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Adjusting shadows and highlights

From: Photoshop CS6 Essential Training

Video: Adjusting shadows and highlights

Another powerful adjustment in Photoshop is the Shadow/Highlight adjustment, but if we look at our Adjustments panel, we won't see an icon for it. In fact, the Shadow/Highlights only appears under Image>Adjustments. However, if I apply it right now, that's going to be a destructive adjustment. So before I choose Shadow/Highlights, I want to go into the Layer menu and convert this into a Smart Object. That way we can add the Adjustment, and if we don't like it later or if we want to fine-tune it, we can because it's only been applied non-destructively to the Smart Object.

Adjusting shadows and highlights

Another powerful adjustment in Photoshop is the Shadow/Highlight adjustment, but if we look at our Adjustments panel, we won't see an icon for it. In fact, the Shadow/Highlights only appears under Image>Adjustments. However, if I apply it right now, that's going to be a destructive adjustment. So before I choose Shadow/Highlights, I want to go into the Layer menu and convert this into a Smart Object. That way we can add the Adjustment, and if we don't like it later or if we want to fine-tune it, we can because it's only been applied non-destructively to the Smart Object.

So now we will choose Image>Adjustments>Shadow/Highlights. There is a basic mode and an advanced mode. In the Basic mode you get two sliders, one for Shadow and one for Highlights. Let's go ahead and show more options so we have a little bit more control. There are no magic numbers that you can put in here. You really need to use the sliders to make your image visually look correct. And what you want to look out for here is you don't want to bring your shadows up so far and your highlights down so far that the midtones of your image start to look flat.

So, what is the Amount slider? The Amount slider is like the volume slider. When you move the Amount slider over to the right, you can see that the shadows are getting lighter and lighter. So obviously, I don't want to go that far, we will take it back to maybe around 30. The Tonal Width determines what is a shadow. If I move the Tonal Width way down, you can see that only the very darkest areas of my image are having the Amount applied. When I bring the Tonal Width up, now we are making adjustments into our midtone area.

So again, I will back that off a bit. The Radius slider determines how far out the adjustment goes, because you don't want to make an abrupt stop between the area that you're making the adjustment to and the area that is not been adjusted. So what you want to do when you're moving the Radius slider is you want to look for smooth blending throughout your image. Then we will move to the Highlights. Again, we will use the Amount slider to bring down the highlights. It's how much, or what the difference is between the original highlight value and how we want to see it after we make the adjustment.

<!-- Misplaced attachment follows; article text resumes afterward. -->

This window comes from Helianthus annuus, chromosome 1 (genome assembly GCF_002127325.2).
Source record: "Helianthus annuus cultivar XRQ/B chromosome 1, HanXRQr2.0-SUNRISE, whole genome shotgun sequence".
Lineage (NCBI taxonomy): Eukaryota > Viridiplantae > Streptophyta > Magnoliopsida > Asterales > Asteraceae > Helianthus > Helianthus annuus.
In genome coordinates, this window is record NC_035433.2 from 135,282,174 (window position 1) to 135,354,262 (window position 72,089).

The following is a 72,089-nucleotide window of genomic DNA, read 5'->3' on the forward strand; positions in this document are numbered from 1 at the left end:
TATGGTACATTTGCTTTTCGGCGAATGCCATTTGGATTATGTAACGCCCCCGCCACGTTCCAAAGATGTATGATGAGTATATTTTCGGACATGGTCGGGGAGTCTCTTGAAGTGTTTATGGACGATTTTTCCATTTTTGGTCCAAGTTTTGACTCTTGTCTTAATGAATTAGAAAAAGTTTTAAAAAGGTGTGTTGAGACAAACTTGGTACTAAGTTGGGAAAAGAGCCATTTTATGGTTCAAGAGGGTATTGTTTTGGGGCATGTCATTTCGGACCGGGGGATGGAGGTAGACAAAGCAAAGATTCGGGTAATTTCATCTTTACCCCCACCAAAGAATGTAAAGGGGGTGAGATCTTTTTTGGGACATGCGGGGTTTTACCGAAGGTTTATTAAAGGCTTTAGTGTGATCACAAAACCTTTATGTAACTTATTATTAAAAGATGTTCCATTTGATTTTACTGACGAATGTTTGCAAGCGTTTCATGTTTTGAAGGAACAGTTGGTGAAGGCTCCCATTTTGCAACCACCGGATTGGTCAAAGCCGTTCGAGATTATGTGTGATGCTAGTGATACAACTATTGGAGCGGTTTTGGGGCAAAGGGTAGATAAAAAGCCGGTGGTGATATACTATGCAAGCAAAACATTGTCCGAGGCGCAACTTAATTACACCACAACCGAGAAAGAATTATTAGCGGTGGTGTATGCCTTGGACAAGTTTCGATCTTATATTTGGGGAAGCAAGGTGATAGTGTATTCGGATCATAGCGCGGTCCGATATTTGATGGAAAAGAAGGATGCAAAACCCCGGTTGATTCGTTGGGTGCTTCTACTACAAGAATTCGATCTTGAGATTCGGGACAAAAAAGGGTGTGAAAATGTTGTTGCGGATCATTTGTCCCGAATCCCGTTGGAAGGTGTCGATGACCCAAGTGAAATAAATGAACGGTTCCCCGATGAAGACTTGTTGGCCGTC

The Tonal Width determines what a highlight is. As I move it over to the left, you can see that only the very brightest area of my image is being darkened down. As I move it to the right, the adjustment is affecting the midtones more. So I want to go ahead and back that off as well. Then I will use the Radius slider just to make sure that I am not seeing any sharp transitions. And in this case, I actually like the Radius slider down. Now if we want to see a preview, we can toggle that on and off using the Preview button or we can tap the P key on the keyboard.

And you can see the difference there between the original image, where we really can't see in the shadows and the highlights are too bright, versus the after image where we've dimmed down those highlights and we can see into the shadows. We can also adjust, or make a Color Correction change, after the fact if we think that our images are getting too saturated or not saturated enough. We can also add a little bit of contrast back into the midtones if we think it needs it. This is kind of like using an S-curve in your Curves dialog box but it's in a slider instead.

So obviously, that's going too far. If we go to the left, our image is going to look too flat. So we just need to find a nice balance there where we like the visual effect that all of these settings are having on our image. If we want to we could save these as our defaults if we constantly come into Shadow/Highlights and make these same changes. But for now, I'll click OK. And if we look down in our Layers panel, you can see that because I have added this adjustment to a smart object, Photoshop considers this to be a Smart Filter.

Now we haven't talked about filters yet, and honestly this isn't a true filter. All of the other filters in Photoshop are found underneath the Filter menu. But the only way to make this Shadow/ Highlight adjustment non-destructive is by using it on a smart object. And by doing so, Photoshop automatically creates the smart filter. If I want to toggle on and off and see the before and after, we can do that. If I want to make changes, I could double- click where it says Shadow/Highlights. That brings up the Shadow/Highlights dialog so that we could refine our adjustment.